Despite everything she’s experienced over the course of the play, Lady Windermere still can’t surrender her ideal of perfect goodness. Mrs. Erlynne says that realities are better, but she also hides reality from Lady Windermere, which implies that the opposite may actually be true. Maybe rigid ideas of morality can be helpful sometimes, even if they’re inaccurate. That the two women bond over their shared name also gives the impression that, in contrast to all the unreliable language throughout, names are the words that people should value the most. Of course, names are just shorthand for actual people; the play again seems to suggest that while language is necessary, it shouldn’t be mistaken for reality.
With Lord Windermere gone, Lady Windermere effusively thanks Mrs. Erlynne for her sacrifice the night before. Mrs. Erlynne tells her not to speak of it and asks that she repay the debt by keeping the secret from Lord Windermere and so preserving the happiness of their marriage. Lady Windermere promises, and Mrs. Erlynne asks her also to remember her child and her role as a mother. Lady Windermere notes that she’ll never again forget her role as a mother as she did the night before, and Mrs. Erlynne shudders, telling her that the night is over now. In parting, Mrs. Erlynne asks to keep the fan and Lady Windermere happily agrees, noting how fortunate it is that they have the same name since it’s written on the fan.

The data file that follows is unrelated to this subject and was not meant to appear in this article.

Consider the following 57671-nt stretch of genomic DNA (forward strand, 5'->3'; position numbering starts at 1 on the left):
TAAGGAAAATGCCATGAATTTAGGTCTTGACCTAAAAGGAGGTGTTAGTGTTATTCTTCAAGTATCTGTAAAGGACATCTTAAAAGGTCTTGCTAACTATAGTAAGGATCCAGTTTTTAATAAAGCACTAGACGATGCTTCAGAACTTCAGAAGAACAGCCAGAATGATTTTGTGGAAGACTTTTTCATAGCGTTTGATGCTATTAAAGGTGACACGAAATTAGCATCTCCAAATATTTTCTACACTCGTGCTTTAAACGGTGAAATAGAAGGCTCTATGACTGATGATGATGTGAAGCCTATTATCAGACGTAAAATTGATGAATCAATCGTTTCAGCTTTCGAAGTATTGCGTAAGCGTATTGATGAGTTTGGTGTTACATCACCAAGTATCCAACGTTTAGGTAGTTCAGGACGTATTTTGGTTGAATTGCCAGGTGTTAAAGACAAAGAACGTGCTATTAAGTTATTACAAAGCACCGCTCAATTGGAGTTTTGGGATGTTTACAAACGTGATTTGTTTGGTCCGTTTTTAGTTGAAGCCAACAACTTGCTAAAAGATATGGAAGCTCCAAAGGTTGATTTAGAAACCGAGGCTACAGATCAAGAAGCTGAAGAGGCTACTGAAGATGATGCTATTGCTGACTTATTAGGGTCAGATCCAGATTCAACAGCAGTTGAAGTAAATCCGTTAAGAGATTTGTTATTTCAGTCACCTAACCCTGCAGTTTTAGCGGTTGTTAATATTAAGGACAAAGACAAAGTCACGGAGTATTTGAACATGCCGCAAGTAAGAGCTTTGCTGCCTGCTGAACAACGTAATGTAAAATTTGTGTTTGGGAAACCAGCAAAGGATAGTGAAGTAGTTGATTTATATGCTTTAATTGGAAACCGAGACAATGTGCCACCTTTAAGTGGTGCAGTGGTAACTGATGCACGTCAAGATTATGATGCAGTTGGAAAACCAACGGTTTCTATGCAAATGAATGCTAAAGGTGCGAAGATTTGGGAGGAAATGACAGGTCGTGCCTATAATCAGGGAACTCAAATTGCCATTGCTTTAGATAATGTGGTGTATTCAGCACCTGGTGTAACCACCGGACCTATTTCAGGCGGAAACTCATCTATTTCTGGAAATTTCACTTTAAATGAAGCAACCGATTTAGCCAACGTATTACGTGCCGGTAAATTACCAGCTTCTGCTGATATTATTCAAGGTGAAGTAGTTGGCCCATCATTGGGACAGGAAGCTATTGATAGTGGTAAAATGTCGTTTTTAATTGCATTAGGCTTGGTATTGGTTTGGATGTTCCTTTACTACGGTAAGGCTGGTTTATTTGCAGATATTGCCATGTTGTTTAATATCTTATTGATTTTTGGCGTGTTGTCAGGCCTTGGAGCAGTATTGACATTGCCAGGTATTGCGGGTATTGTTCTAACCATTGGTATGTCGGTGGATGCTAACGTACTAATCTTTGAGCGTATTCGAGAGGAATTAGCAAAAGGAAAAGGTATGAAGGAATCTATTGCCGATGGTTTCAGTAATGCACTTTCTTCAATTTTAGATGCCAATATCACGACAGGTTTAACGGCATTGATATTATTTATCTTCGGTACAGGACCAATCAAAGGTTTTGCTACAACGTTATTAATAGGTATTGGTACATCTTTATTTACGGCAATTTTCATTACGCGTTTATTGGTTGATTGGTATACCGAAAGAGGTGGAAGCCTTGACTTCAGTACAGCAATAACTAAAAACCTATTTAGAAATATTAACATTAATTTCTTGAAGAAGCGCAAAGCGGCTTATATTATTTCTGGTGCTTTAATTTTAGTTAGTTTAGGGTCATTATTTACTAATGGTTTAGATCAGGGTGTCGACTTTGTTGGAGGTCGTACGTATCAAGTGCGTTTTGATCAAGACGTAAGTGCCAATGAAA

The exchange of the fan here brings together the various themes of feminine performance, family connection, and the power of language. Despite their overall success determining their own fates, both women are still bound by the need to perform conventional femininity and by their inescapable roles of mother and daughter. By rejecting speech in favor of silence and celebrating only the fact of their shared name, both women again suggest that it’s best to focus on actual people rather than written or spoken language.